NASA Wants Space Colonization Outpost

As budget cuts hit NASA, the space agency will seek out international partners for a new manned mission that will take humans further into space than ever before.

What's the Latest Development?


A study is underway to assess the feasibility of building a permanent outpost in space that could serve as an important midway point for future deep space missions. NASA is seeking international partners and commercial interest in building a station on the far side of the moon at a so-called Lagrangian point, where the combined gravitational pull of the Earth and moon would roughly balance each other. The mission would carry humans 15 percent further into space than the Apollo missions which landed men on the moon.  

What's the Big Idea?

The Lagranian point in question is the Earth-moon liberation point (there are three other points around Earth's orbit), which would act like a parking spot for space vehicles. It could provide NASA a stable environment to develop and test new technologies designed to explore multiple destinations like "near-lunar space, asteroids, the moon, the moons of Mars and, ultimately, Mars itself," say NASA officials. One important development that would result is a craft capable of shielding astronauts from solar radiation outside the Van Allen belts.

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Antimicrobial resistance is a growing threat to good health and well-being

Antimicrobial resistance is growing worldwide, rendering many "work horse" medicines ineffective. Without intervention, drug-resistant pathogens could lead to millions of deaths by 2050. Thankfully, companies like Pfizer are taking action.

Image courtesy of Pfizer.
  • Antimicrobial-resistant pathogens are one of the largest threats to global health today.
  • As we get older, our immune systems age, increasing our risk of life threatening infections. Without reliable antibiotics, life expectancy could decline for the first time in modern history.
  • If antibiotics become ineffective, common infections could result in hospitalization or even death. Life-saving interventions like cancer treatments and organ transplantation would become more difficult, more often resulting in death. Routine procedures would become hard to perform.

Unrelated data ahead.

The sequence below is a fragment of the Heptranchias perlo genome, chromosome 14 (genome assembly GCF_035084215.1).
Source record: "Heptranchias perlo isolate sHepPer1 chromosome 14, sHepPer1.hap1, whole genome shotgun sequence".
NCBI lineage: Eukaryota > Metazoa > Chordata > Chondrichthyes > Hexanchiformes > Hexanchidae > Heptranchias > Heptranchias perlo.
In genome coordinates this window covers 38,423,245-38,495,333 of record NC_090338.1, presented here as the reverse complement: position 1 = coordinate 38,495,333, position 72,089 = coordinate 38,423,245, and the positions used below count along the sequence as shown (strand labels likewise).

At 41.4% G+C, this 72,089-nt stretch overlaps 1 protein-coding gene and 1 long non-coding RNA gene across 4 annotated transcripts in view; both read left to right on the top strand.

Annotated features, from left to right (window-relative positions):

• Without intervention, resistant pathogens could result in 10 million annual deaths by 2050.
  • By taking a multi-faceted approach—inclusive of adherence to good stewardship, surveillance and responsible manufacturing practices, as well as an emphasis on prevention and treatment—companies like Pfizer are fighting to help curb the spread.
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How to bring more confidence to your conversations

Entrepreneur and author Andrew Horn shares his rules for becoming an assured conversationalist.

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Videos
  • To avoid basing action on external validation, you need to find your "authentic voice" and use it.
  • Finding your voice requires asking the right questions of yourself.
  • There are 3-5 questions that you would generally want to ask people you are talking to.
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Bespoke suicide pods now available for death in style

Sarco assisted suicide pods come in three different styles, and allow you to die quickly and painlessly. They're even quite beautiful to look at.

The Sarco assisted suicide pod
Technology & Innovation

Death: it happens to everyone (except, apparently, Keanu Reeves). But while the impoverished and lower-class people of the world die in the same ol' ways—cancer, heart disease, and so forth—the upper classes can choose hip and cool new ways to die. Now, there's an assisted-suicide pod so chic and so stylin' that peeps (young people still say peeps, right?) are calling it the "Tesla" of death... it's called... the Sarco! 

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Scientists find a horrible new way cocaine can damage your brain

Swiss researchers identify new dangers of modern cocaine.

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Mind & Brain
  • Cocaine cut with anti-worming adulterant levamisole may cause brain damage.
  • Levamisole can thin out the prefrontal cortex and affect cognitive skills.
  • Government health programs should encourage testing of cocaine for purity.
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